“I’ve never had an art class like this before,” said Zane Goodnow, a Rindge and Latin senior. “We had a lot more freedom to do what we wanted.”

The final assignment was to reinterpret a work in the museums’ collection. Caroline Daley, a junior, used the opportunity to explore representation. The museum visits had made her realize that historically people of color weren’t well represented in portraits or other forms of Western art.

“That was not something I wanted to complain about, but something I wanted to shift,” Daley said. For her final project, she filled a large canvas with Samoan tattoo designs, to reflect her mother’s heritage, and a portrait of a Polynesian woman. Like the work she was interpreting, a painting by Jasper Johns made up of two canvases, her piece was split down the middle.

  • For their final projects, the CRLS students presented their original creations in front of the artwork that inspired them. Here, Ruth Albert-Lyons, a CRLS junior, displays her painting inspired by environmental issues. Photo by Matthew Monteith.
    of For their final projects, the CRLS students presented their original creations in front of the artwork that inspired them. Here, Ruth Albert-Lyons, a CRLS junior, displays her painting inspired by environmental issues. Photo by Matthew Monteith.
  • Caroline Daley, a CRLS junior, explored her heritage in a portrait of a Polynesian woman overlain by a Samoan tattoo-inspired design. Photo by Matthew Monteith.
    of Caroline Daley, a CRLS junior, explored her heritage in a portrait of a Polynesian woman overlain by a Samoan tattoo-inspired design. Photo by Matthew Monteith.
  • A CRLS student presents her final project in front of Camille Pissarro’s “Mardi Gras on the Boulevards.” Photo by Matthew Monteith.
    of A CRLS student presents her final project in front of Camille Pissarro’s “Mardi Gras on the Boulevards.” Photo by Matthew Monteith.
  • A CRLS student presents his final project in front of Albert Bierstadt’s  “Rocky Mountains, ‘Lander’s Peak.’” Photo by Matthew Monteith.
    of A CRLS student presents his final project in front of Albert Bierstadt’s “Rocky Mountains, ‘Lander’s Peak.’” Photo by Matthew Monteith.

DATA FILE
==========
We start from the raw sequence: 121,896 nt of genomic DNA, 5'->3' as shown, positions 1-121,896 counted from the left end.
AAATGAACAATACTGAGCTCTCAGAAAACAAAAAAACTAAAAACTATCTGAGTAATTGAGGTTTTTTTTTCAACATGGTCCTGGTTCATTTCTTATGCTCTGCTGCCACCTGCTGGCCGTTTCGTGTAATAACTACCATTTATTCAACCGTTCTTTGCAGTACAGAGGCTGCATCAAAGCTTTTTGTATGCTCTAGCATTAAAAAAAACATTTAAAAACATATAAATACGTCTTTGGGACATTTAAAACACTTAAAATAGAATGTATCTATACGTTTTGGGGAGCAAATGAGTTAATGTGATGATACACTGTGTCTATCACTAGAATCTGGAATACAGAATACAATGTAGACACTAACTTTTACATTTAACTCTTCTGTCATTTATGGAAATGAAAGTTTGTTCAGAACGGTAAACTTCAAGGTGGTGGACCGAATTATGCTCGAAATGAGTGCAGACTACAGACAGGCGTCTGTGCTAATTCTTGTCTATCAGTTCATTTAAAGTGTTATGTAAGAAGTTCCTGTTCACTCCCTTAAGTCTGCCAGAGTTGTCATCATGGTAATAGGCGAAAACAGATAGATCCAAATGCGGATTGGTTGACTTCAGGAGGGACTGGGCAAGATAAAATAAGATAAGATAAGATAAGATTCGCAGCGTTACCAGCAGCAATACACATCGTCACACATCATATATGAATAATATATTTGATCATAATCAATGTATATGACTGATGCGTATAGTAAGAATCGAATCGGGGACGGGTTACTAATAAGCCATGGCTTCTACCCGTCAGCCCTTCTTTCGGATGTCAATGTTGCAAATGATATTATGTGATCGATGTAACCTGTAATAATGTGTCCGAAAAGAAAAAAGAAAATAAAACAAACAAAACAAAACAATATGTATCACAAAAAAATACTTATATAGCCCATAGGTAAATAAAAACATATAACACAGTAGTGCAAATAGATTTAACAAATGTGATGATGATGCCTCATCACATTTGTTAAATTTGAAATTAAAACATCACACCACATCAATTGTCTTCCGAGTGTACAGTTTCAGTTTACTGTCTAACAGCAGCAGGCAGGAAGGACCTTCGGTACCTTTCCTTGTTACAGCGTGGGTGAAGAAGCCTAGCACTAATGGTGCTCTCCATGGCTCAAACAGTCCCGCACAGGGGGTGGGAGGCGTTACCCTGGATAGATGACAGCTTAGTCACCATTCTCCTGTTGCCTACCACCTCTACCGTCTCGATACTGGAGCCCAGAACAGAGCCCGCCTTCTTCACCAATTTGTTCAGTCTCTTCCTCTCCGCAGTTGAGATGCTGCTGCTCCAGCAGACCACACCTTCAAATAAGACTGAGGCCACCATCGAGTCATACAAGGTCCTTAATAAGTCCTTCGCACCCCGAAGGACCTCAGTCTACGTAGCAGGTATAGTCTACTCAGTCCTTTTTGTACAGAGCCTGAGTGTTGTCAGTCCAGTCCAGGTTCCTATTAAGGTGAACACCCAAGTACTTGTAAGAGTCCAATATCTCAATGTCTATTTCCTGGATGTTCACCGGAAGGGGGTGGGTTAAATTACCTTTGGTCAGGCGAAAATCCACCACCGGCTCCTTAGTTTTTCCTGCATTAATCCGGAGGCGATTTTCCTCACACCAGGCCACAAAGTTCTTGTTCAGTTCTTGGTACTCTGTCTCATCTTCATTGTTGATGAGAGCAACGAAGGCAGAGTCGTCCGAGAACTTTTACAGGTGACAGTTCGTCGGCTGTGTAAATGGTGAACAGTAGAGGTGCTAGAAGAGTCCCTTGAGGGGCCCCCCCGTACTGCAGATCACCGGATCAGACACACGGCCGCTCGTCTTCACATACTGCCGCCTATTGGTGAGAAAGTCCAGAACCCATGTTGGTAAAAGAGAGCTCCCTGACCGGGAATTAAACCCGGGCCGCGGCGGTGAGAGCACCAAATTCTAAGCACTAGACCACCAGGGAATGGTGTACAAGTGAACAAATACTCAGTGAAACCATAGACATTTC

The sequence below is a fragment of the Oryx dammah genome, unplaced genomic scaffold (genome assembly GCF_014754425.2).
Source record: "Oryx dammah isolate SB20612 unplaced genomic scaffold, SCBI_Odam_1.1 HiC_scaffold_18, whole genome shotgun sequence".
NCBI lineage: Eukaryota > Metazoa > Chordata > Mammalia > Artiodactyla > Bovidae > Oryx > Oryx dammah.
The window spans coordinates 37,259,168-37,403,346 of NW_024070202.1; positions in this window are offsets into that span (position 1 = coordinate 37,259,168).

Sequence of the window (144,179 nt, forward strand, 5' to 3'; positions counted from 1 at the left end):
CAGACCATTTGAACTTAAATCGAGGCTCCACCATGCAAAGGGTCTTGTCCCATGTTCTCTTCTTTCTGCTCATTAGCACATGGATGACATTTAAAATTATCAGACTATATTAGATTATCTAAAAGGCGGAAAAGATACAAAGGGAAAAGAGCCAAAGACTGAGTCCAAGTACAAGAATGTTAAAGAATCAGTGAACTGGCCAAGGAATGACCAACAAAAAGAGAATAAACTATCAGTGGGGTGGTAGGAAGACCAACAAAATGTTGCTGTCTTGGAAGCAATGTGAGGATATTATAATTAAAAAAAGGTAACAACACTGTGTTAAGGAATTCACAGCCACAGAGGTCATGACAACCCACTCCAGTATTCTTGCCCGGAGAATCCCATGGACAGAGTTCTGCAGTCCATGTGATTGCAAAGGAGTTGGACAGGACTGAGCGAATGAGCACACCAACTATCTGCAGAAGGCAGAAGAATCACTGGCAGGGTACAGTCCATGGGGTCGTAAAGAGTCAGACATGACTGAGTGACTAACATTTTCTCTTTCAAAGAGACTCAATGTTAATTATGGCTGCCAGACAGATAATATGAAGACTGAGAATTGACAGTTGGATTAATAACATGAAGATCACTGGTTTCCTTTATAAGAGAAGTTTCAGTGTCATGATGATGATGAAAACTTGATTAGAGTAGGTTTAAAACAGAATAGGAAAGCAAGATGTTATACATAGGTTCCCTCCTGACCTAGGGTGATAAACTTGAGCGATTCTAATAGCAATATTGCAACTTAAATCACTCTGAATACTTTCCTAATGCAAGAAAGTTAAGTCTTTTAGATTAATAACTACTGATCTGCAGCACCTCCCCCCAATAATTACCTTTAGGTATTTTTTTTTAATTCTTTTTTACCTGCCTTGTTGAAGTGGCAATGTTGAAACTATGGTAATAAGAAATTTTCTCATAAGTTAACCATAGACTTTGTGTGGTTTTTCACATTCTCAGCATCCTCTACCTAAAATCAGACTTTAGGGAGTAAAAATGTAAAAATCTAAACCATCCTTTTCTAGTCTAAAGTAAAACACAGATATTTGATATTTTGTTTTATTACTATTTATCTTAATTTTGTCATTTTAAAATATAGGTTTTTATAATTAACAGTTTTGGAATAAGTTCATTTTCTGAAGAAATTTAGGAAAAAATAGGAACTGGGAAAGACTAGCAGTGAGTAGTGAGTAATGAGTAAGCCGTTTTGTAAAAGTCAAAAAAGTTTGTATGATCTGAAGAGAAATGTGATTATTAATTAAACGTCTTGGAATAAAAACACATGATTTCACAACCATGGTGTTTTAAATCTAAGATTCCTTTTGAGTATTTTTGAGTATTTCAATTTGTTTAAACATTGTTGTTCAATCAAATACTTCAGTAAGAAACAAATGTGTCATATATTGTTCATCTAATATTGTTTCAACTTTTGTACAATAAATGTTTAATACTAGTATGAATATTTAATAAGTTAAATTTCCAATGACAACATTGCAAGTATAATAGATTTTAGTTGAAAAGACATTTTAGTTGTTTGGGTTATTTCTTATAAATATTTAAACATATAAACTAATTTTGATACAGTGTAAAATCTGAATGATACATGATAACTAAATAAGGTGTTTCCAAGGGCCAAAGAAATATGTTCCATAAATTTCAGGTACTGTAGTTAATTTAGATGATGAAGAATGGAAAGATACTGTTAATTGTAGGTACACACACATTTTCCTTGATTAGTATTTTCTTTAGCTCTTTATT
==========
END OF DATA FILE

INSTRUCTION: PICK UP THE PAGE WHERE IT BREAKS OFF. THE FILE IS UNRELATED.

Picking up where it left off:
Exhibition-Ready Works

As the semester came to an end, the students made one last visit to present their final projects near some of the original art that inspired them. Their projects are now receiving a public reception: they’ll be on display in the Gutman Library gallery in an exhibition titled Wall to Wall until August 30.

Chaney said the formal display of the students’ art “made the learning so authentic for the students. It took it beyond the classroom and connected it to the art world at large. Jessie’s lessons engaged the students in some deeper thinking and concepts, and I think our minds have been opened in new ways from our visits.”

Another, more practical takeaway for the Rindge and Latin students, she said, has been learning that they can use the Harvard Art Museums as a resource. (Cambridge residents, as well as those under 18, are admitted for free.) “I really love that a couple of students have already visited on their own. It’s there for them to access if they need inspiration. They can sit down with a sketchbook and look at a work more carefully, or go there to decompress.”

Odo said he was impressed by how both sets of students became “empowered to, in effect, co-create the program. It has been tremendous to see the museums function equally well for students of all levels as a place of creative exploration and learning.”

“Wall to Wall: Paintings Inspired by the Harvard Art Museums”

Harvard Graduate School of Education Exhibition

Learn more